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New state budget could be doubly painful for Florence
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FLORENCE — If the state Legislature approves a flat income tax, the hit to Florence’s annual budget would be more than $1 million. If the state proceeds with closing Arizona State Prison-Florence Complex as well, the town’s loss would double.

A dent of more than $2 million “would be really tough for us to manage. It would likely lead to some sort of cutbacks,” Ben Bitter, assistant to the town manager, told PinalCentral.

A 2.5% flat income tax is part of the proposed budget. Gov. Doug Ducey apparently believes it would make the state more competitive. But cities and towns, which would have to absorb varying losses according to population, would be hindered in their abilities to grow and generate revenue for the state, Bitter said.

Such a tax cut would result in $285 million in annual losses to cities and towns, amounting to “the single largest cut to local governments in Arizona’s history,” according to the League of Arizona Cities and Towns.

As part of a 1972 voter-approved initiative, cities and towns receive 15% of the state’s income tax collections. Bitter said cities traditionally have not weighed in on tax reform at the state level. But to offset local losses, the league now proposes that municipalities’ share be permanently increased to 18.9%.

“This is us proposing a solution,” Bitter said.

Meanwhile, Florence is also watching any state budget proposals pertaining to the Florence prison complex. There may be an allocation in the state budget to pay for the closure and the cost of transferring inmates to other facilities.

The League of Arizona Cities and Towns commissioned Rounds Consulting Group economists to analyze the effects of a flat state income tax.

A key finding was that a tax cut this large would hinder local governments' ability to deliver quality essential services, including public safety.

Infrastructure investments and quality of life are also expected to suffer, further hindering municipalities’ ability to attract residents, businesses and job growth, the league said.

“Every single corner of the state would be impacted in the cities, and the cities are where we generate the revenue for the state,” Bitter said.

The Rounds analysis disagreed that cities and towns would make up for the losses with new recreational marijuana revenue and online sales tax.

“Regarding Prop. 207 (legalizing marijuana for adults), the initiative’s language is definitive in stipulating that monies from the excise tax on adult-use marijuana cannot be used to supplant or reduce existing allocations,” according to the league.

While “Wayfair” legislation modernized the tax code for online sales, “most remote transactions were already taxable because of the physical nexus of retailers in the state and do not represent net new revenue,” according to a league statement.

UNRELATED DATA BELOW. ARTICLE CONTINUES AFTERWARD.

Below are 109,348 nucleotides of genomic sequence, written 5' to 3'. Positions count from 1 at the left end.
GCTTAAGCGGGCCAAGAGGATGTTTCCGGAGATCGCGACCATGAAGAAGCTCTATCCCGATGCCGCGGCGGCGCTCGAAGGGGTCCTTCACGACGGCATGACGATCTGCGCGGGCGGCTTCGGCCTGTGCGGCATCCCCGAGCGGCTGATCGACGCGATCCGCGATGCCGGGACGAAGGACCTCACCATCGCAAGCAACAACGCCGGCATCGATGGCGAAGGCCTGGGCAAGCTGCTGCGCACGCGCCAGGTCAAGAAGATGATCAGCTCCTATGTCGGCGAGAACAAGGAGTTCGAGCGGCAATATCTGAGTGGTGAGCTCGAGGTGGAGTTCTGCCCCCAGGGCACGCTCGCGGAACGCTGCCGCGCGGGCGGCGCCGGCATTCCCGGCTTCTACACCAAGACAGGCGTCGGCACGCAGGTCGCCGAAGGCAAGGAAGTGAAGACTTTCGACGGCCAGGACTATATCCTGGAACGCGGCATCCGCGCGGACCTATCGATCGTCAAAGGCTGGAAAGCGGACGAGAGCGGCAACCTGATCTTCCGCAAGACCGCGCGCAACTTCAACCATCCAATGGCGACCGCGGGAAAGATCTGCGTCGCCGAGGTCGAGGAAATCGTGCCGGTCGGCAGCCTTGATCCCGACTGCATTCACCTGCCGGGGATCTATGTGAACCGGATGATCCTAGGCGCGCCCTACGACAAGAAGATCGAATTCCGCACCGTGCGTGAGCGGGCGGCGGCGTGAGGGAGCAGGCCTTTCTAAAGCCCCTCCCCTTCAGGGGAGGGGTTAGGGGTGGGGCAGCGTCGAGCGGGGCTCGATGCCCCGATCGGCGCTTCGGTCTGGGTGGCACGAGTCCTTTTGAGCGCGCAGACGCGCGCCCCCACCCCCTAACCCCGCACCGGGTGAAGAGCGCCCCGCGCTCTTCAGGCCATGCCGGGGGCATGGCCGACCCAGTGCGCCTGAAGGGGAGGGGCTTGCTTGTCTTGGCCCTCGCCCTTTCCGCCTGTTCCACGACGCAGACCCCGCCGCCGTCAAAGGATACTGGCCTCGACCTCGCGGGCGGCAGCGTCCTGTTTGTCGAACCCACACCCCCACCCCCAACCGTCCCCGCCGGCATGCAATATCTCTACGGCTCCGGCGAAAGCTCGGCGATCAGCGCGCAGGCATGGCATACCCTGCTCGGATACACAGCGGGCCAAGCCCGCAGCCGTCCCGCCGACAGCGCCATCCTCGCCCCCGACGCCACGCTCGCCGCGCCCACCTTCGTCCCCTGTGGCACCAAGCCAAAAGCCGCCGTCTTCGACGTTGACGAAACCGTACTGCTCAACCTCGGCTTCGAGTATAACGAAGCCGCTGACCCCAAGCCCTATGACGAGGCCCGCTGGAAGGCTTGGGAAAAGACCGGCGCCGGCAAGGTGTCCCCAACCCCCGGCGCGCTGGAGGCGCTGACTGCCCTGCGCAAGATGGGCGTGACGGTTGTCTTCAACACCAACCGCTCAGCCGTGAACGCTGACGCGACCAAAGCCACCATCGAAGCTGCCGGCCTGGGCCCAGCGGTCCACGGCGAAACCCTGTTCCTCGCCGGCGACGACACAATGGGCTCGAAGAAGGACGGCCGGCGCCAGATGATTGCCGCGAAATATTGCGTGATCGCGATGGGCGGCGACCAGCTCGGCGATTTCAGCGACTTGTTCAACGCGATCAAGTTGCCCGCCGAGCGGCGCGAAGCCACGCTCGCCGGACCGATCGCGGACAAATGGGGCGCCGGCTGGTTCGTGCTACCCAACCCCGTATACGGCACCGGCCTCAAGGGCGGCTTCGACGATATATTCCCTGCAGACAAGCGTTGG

The flat tax would also mean a tax cut for many state residents. Bitter said an individual could compare the last state income tax bill with 2.5% of adjusted gross income to see the savings.

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County's new Development Services building opens to the public
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FLORENCE — Pinal County’s new two-story Development Services building, replacing the old “Building F” that was once a jail, opened with a ribbon cutting on May19.

“This building is way overdue, I’m so glad we finally built it,” Board of Supervisors Chairman Steve Miller, R-Casa Grande, told the crowd assembled for the ribbon cutting. He said getting around the old building was so confusing, “I left bread crumbs to find my way out.”

County Manager Leo Lew said that’s because it was originally designed to keep people in, rather than help them conduct their business and get out. Building F was built as a jail in 1977 when the county’s population was less than 90,000, Lew said. The old building nearby was being demolished as employees and guests toured the new one on May 19.

The new $13 million building at 85 N. Florence St. houses staff from Community Development, Public Works, Air Quality and Open Space and Trails, who have been located in Building F since 2000, as well as staff from the civil division of the County Attorney’s Office. The lobby is open to the public from 8 a.m. to 5 p.m. Monday to Friday for Development Service requests.

At this time, appointments are required. To book an appointment, call 520-866-6442. For more information, visit www.pinalcountyaz.gov/CommunityDevelopment.

The building is one of three new county facilities to open in quick succession. Last month, a county government office building opened in San Tan Valley. Next week, a similar complex will open in the city of Maricopa.